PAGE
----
Here is good news for quick printers who are also mailers: after years of decline, direct mail is gaining in popularity as a marketing tool. Better yet, there is a growing body of research that proves the effectiveness of direct mail when compared to other forms of advertising. This means that when making a sales call on a prospect, you can cite statistics to make your point.
Here is an example: according to Pingdom, a website and performance monitoring company in Sweden, in 2012 total worldwide email traffic per day reached 144.8 billion. Almost 69 percent of all these messages were spam, though filters caught most of it. Of the 3.3 billion email accounts worldwide, 75 percent were registered to consumers and 25 percent to businesses.
Gloria Mark, an informatics professor at the University of California, Irvine, says one of the main problems with email is that there isn’t an off switch. Email piles up, waiting for your attention. This glut of email messages increases the likelihood that the recipient will delete the email without opening it. In fact, according to HubSpot, email open rates in 2012 were only 25.6 percent.
Contrast this with response rates for a tangible direct mail piece. According to the most recently published results of the USPS Household Diary Study, 85 percent of direct mail is at least skimmed over before being discarded or saved.
Direct Mail Grabs Attention
One possible explanation for the greater open rates of direct mail may be related to sheer volume. Yory Wurmser, director of marketing and media insights at the Direct Marketing Association (DMA), hypothesizes that consumers are receiving too many digital messages they don’t want. “Because of the proliferation of emails and the onslaught of display ads everywhere, there is an advantage of going through direct mail,” says Wurmser. “Direct mail, in a way, has become less cluttered.”
According to the statistics available from the Magna Advertising Group, advertising mail spending dropped by 5.5 percent in 2008, then another 15.6 percent in 2009. Measured by pieces, the business dipped from 84 billion in 2011 to 80 billion in 2012. Because the amount of direct mail has decreased, there is less competition in the mailbox, making it more likely that someone will notice, read, and respond to a direct mail piece. Indeed, the Household Diary Study indicates that about 35 percent of people say they will respond to a direct mail piece at some point.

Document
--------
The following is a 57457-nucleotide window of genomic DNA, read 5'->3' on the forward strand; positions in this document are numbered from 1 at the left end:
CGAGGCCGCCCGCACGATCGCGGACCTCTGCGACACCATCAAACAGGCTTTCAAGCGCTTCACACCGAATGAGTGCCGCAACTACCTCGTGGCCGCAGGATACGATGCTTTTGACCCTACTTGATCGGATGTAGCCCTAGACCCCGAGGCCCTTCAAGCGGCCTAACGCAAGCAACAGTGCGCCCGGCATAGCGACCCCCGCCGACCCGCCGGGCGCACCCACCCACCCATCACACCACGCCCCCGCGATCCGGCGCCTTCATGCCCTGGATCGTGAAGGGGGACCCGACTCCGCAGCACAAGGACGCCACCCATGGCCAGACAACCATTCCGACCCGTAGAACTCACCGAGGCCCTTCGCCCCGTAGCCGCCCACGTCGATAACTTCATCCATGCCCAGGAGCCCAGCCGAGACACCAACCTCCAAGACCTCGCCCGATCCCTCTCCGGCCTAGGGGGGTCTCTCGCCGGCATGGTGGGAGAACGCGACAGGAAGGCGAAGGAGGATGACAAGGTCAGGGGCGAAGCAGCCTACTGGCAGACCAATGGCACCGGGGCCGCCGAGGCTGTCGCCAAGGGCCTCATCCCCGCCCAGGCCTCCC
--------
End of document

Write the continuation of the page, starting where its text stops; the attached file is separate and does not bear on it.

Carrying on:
Numbers Don’t Lie
According to the DMA 2010 Response Rate Trend Report, 79 percent of households either read or skim advertising mail sent to their home. This finding is consistent with a study conducted by International Communications Research (ICR) for Pitney Bowes. That survey found that despite the widespread use and popularity of digital media overall, 73 percent of consumers prefer mail for receiving new product announcements, compared to 18 percent who prefer email. The survey also found that 31 percent of consumers are less likely to discard unopened mail than they are to delete spam (53.2 percent).
To compare unsolicited mail to unsolicited email, the ICR study asked consumers what specific advantages they saw in unsolicited mail. The results are:
- • 45.3 percent of respondents found mail to be less intrusive than email
- • 40.2 percent found mail to be more convenient (to be saved and considered at leisure)
- • 30.2 percent found mail to be less high pressure (let them consider their decision)
- • 22.7 percent found mail to be more descriptive (easier to picture the offer)
- • 12 percent found mail to be more persuasive
Other differences include: